Author Contributions

Conceptualization, M.S. and L.Q.; methodology, M.S., T.W. and C.R.I.; formal analysis, M.S.; investigation, M.S. and L.Q.; resources, D.G.; data curation, M.S.; writing—original draft preparation, M.S.; writing—review and editing, M.S., W.V.C., J.M.G. and L.Q.; visualization, M.S.; supervision, W.V.C. and J.M.G.; funding acquisition, M.S. and L.Q. All authors have read and agreed to the published version of the manuscript.

Funding

This work was supported by the National Institutes of Health under award number R01HL145302 (M.S.) and partially by NIH R01HD094778 and R01HD083331 (L.Q.) and by NIH R35HL135834 (W.V.C.). The content is solely the responsibility of the authors and does not necessarily represent the official views of the National Institutes of Health.

Institutional Review Board Statement

The analyses of publicly available genetic datasets in this study were approved by the Institutional Review Board (IRB) for Human Research at Albert Einstein College of Medicine, Bronx, NY (2016–6140).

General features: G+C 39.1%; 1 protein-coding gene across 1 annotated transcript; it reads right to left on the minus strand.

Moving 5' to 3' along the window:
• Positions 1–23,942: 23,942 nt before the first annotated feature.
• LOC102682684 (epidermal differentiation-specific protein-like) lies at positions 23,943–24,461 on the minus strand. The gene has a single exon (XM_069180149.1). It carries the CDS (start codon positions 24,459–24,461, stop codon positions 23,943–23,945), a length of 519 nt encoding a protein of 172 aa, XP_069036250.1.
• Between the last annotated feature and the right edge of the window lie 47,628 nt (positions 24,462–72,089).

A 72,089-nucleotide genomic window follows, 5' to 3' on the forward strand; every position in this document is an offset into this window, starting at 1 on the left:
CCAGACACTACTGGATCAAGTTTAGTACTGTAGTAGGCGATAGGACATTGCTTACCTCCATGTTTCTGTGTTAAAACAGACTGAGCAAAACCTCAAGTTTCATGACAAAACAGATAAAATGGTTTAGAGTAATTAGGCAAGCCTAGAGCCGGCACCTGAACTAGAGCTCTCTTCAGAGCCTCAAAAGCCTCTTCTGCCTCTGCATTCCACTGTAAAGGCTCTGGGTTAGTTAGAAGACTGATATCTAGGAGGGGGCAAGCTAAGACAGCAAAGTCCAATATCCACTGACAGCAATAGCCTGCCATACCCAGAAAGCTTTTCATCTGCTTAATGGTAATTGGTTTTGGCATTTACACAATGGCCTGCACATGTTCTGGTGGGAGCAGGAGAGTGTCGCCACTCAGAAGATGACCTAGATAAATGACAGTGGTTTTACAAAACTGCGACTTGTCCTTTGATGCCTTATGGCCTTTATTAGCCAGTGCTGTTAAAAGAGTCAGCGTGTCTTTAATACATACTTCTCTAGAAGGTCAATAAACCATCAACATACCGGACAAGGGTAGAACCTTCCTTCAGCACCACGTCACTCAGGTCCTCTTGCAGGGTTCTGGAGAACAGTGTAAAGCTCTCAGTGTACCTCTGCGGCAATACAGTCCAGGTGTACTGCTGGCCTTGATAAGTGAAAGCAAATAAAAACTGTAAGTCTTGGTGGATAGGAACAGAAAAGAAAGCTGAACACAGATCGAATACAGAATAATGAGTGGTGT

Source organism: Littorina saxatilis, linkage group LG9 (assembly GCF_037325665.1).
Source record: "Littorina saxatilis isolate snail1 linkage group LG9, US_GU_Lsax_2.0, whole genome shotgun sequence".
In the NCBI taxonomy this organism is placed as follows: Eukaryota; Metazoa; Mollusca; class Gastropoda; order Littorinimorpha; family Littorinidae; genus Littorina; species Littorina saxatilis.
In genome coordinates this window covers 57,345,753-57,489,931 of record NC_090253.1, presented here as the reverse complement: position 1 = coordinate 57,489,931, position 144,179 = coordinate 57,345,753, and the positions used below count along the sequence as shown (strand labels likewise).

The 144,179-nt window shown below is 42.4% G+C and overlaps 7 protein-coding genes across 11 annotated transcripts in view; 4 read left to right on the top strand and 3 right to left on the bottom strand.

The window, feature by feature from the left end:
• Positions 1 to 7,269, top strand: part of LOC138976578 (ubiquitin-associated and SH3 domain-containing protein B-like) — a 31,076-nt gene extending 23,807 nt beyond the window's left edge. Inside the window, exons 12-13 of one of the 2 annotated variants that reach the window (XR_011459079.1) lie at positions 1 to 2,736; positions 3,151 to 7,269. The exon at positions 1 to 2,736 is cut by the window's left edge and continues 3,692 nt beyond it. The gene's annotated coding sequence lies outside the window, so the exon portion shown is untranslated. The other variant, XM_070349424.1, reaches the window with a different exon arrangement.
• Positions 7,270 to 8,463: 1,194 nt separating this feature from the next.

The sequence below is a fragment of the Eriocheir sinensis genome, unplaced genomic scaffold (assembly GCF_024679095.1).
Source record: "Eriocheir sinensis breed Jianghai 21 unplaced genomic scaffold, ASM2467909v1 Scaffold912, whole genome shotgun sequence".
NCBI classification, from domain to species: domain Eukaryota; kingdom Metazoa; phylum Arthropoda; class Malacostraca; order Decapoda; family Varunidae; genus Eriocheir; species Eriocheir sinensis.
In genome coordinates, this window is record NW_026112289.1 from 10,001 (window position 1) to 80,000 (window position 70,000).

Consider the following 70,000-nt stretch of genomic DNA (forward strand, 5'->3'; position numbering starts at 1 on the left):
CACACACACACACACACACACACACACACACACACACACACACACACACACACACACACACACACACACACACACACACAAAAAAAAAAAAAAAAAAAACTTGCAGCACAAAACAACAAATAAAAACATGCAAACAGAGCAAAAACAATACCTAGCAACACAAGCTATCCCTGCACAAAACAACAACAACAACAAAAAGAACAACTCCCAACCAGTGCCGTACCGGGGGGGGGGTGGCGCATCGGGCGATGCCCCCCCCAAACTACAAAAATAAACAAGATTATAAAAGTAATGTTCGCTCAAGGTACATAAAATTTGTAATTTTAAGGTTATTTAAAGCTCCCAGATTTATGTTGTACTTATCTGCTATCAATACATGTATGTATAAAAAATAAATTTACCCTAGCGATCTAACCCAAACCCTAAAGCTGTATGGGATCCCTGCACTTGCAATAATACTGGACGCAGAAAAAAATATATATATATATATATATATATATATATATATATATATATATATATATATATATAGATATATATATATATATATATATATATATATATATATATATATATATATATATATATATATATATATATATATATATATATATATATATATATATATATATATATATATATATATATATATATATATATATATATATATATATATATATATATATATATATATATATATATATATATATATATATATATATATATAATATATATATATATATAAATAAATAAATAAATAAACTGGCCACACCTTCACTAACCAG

Informed Consent Statement

Not applicable. We used publicly available data; no ethical approval is required.

Data Availability Statement

The serum retinol and demographic information of the Bronx dataset, originally published in the J Perinat Med (PMID:30231012), are available by request. The National Health and Nutrition Examination Survey (NHANES) datasets were downloaded from the NHANES repository (https://www.cdc.gov/nchs/nhanes/index.htm, accessed on 30 March 2020) and merged file in accordance with the NHANES guidelines and recommendations.

Conflicts of Interest

The authors declare no conflict of interest.

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Figure 1. Variations of the allele frequencies of rs10882272. We plotted the allele frequency of each ethnic group (a) Allele Frequency Aggregator (ALFA) and (b) Population Architecture using Genomics and Epidemiology (PAGE). C, rs10882272 C allele; T, rs10882272 T allele.
Figure 1. Variations of the allele frequencies of rs10882272. We plotted the allele frequency of each ethnic group (a) Allele Frequency Aggregator (ALFA) and (b) Population Architecture using Genomics and Epidemiology (PAGE). C, rs10882272 C allele; T, rs10882272 T allele.
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Figure 2. Low-serum retinol risk allele proportions of each race/ethnic group. We plotted the low-serum retinol risk allele proportion of each ethnic group (a) rs1088272, (b) rs738409, (c) rs1088272 and rs738409 variant combinations, and (d) proportion of higher risk carrier.
Figure 2. Low-serum retinol risk allele proportions of each race/ethnic group. We plotted the low-serum retinol risk allele proportion of each ethnic group (a) rs1088272, (b) rs738409, (c) rs1088272 and rs738409 variant combinations, and (d) proportion of higher risk carrier.